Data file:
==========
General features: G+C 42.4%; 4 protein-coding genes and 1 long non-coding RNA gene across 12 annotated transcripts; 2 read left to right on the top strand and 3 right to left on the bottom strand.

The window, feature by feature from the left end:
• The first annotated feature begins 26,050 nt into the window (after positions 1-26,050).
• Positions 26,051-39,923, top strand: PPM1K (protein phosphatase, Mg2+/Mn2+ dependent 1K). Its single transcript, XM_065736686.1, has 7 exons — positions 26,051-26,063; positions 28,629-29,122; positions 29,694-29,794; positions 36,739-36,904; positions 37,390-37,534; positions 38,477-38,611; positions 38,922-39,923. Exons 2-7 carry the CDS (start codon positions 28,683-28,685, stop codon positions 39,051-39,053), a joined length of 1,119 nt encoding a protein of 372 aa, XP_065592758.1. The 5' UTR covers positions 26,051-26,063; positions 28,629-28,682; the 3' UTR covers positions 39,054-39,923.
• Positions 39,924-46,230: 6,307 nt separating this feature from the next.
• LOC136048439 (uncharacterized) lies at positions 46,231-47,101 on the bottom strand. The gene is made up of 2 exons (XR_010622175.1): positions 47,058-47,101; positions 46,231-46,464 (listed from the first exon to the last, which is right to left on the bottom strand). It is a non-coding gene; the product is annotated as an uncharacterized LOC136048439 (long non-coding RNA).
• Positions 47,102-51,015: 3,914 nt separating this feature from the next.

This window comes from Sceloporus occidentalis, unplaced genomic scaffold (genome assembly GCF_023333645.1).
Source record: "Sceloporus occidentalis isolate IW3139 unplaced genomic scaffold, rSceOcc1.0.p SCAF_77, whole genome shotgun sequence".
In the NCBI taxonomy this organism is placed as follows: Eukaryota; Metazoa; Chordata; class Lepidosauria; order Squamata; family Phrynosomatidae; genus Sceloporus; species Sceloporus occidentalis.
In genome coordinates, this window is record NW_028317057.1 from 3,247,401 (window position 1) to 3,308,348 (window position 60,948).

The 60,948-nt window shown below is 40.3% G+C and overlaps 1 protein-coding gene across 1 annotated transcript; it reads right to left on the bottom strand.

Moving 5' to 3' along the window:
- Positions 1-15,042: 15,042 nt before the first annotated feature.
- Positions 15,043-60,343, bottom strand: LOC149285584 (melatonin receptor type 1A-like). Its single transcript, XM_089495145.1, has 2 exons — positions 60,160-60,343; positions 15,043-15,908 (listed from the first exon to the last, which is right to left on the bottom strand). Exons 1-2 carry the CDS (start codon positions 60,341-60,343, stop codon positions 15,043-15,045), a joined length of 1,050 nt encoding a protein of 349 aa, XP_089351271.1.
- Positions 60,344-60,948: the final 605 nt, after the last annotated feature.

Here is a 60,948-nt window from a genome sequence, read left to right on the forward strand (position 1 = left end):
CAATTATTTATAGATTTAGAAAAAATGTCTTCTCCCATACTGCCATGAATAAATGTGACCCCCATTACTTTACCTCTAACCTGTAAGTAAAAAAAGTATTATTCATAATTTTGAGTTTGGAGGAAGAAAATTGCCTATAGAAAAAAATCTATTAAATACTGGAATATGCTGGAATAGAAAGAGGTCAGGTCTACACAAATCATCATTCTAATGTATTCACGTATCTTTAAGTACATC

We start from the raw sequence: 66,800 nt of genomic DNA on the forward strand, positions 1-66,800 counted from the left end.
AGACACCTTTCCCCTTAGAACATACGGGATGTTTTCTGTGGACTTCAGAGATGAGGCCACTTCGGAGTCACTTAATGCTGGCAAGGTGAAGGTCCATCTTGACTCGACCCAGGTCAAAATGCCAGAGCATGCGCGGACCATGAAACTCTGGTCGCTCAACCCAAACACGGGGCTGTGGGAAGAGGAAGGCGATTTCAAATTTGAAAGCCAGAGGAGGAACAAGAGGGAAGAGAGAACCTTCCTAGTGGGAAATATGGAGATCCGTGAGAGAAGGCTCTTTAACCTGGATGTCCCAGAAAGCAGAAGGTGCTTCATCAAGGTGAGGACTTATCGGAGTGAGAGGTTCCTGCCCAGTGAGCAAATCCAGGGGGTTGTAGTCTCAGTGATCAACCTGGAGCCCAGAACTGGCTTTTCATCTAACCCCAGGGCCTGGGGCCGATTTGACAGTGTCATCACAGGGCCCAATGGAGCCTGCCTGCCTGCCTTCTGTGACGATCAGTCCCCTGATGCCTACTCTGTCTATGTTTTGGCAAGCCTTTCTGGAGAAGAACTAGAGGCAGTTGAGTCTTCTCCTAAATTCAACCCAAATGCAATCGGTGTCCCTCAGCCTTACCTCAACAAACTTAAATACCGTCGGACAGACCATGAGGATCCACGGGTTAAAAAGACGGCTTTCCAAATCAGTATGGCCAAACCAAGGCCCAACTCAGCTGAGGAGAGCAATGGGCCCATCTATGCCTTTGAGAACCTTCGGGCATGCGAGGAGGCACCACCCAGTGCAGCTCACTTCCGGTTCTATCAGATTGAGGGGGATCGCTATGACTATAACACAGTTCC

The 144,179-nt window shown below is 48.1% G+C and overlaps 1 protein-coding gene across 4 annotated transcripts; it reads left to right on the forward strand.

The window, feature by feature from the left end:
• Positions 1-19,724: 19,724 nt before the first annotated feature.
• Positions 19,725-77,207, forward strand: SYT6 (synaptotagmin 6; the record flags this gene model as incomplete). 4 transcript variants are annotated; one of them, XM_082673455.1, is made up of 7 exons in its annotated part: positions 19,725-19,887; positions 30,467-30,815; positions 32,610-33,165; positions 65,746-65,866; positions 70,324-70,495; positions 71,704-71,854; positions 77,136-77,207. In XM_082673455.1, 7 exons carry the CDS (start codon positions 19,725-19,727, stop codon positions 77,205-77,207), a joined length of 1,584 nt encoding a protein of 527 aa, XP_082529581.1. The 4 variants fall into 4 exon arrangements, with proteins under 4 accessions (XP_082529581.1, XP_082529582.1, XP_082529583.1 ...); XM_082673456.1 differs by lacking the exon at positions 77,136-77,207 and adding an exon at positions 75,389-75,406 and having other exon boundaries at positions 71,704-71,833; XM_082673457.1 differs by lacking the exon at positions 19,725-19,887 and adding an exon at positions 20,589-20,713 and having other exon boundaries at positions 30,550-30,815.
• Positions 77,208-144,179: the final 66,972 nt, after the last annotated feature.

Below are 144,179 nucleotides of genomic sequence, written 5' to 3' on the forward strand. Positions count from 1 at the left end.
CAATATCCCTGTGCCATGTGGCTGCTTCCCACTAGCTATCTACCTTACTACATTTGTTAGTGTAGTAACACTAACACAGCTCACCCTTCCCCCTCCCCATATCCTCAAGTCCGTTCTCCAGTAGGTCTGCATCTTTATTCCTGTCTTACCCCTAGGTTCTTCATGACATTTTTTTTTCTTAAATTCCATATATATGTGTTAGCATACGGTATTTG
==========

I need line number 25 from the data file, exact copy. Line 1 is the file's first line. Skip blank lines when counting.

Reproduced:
• Positions 77,208-144,179: the final 66,972 nt, after the last annotated feature.